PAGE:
In the forests of Pend Oreille County, by far the best host for bracket fungi are birch trees. Birches grow around the edges of many wetlands, from low to medium elevations, but also sprout in patches on hillsides with an extra hint of moisture. They are a short-lived tree, prone to the diseases that make them easy fodder for the life-sucking rhizomes of the fungus. The curly, peelable birch bark outlasts the sapwood, so that after a tree crashes down bracket fungi often multiply up and down its length.

The species of bracket fungus most commonly seen on our local birches is Fomes fomentarius, better known as horse’s hoof fungus or tinder conk. The brackets emerge as a white foamy mass that hardens and expands from a slender top down to a broad, flat growing margin. From both side and bottom views, they really do mirror the form of a horse’s hoof. Like most brackets, these fungi are perennial, continuing to grow as long as the tree can feed them. Each year they add a new dark-colored line to the bottom of the hoof shape. As long as it is alive, the growing margin of each hoof remains velvety soft, and distinctly cool to the touch.

These birch polypores have a circumpolar distribution–they can be found in any northern forest around the globe, across Asia, Europe, and North America. That range connects them through time and place in a way that reflects the movements of a host of different cultures. The common name conk, applied to many species of bracket fungi, compares their shapes and colors to those of the elegantly curved conch seashells. Originally derived from a Greek word associated with ocean shells, many Inland Northwest school kids today still apply the term conk to all hard fungi growing in the woods.

The same tinder conks that we see attached to birch trees have been used to start fires all around the world for untold generations. The Latin genus name, Fomes, means tinder, as in flammable kindling. Long ago people discovered that if you pound on this polypore the tubes separate into fibers that can catch a spark and keep it going. The early fur men who came to our part of the world carried tinder conk in their tobacco pouches, but that did not surprise the local tribes they met–a Salish word for the fungus has been translated as ‘burning coal’ because of the way an ember from a fire, when placed in the center of the growing margin of a freshly plucked tinder conk, will smolder for hours. In a world before flint and steel, this would have been the most effective way to transport your fire from camp to camp.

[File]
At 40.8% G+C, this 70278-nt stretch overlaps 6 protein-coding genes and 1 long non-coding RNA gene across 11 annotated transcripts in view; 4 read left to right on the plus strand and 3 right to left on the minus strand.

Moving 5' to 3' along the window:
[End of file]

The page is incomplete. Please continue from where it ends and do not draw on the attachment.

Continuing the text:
In the 1970s Martin Louie, an elder of the Colville-Okanagan tribes, described how the tribes used the heat retention properties of tinder conk as a treatment for arthritis. The fungus was picked, pounded until mushy, then applied as a poultice to the affected area. When hot towels were wrapped around the spot, the pounded fibers would absorb their heat and apply it to the affliction. Louie also confirmed earlier ethnographic reports that the tribes would place a small piece of ignited ‘burning coal’ directly on a moistened, aching joint. As the fungus fragment smoldered down to the skin it would ‘pop,’ and the ache was often soothed. Both these methods call to mind the variety of heating pads and liniments so often used today for similar complaints.

The Latin species name for tinder conk, fomentarius, means ‘dressing for wounds,’ a fact reflected in many standard textbooks of European medicine. Their myriad tubes, pounded and separated, have the absorbent qualities of a handy sponge, and the tannic acids present in the woody fibers provide an antiseptic action. More than two thousand years ago, the Greek physician Hippocrates described the use of birch polypores as a means to stop bleeding and cauterize infections. In France, dentists still keep a supply of what they call ‘amadou’ on hand for packing in the socket of a freshly pulled tooth. Amadou is nothing more the horse’s hoof fungus we know pounded into fibers, dipped into a solution of saltpeter, and allowed to dry.

But what is two thousand years? The Ice Man who washed out of a glacier in the Italian Alps a few years ago died five thousand years before the present. Beside his famous brass ax, bow and arrow, and remarkable clothing, he carried with him a small leather pouch. Inside the pouch were the ground-up fibers of tinder conk, at the ready for anything from an everyday fire to emergency medical treatment. The little horse hooves, so common a part of our local scene, have been a part of traveler’s kits across the ages.

by Jack Nisbet

Jack Nisbet is a naturalist and writer who lives in Spokane, Washington. This article first appeared in the 2004 Fall issue of Diggings NewsletterNisbet’s most recent book, Ancient Places, is now available in paperback. For more information visit www.jacknisbet.com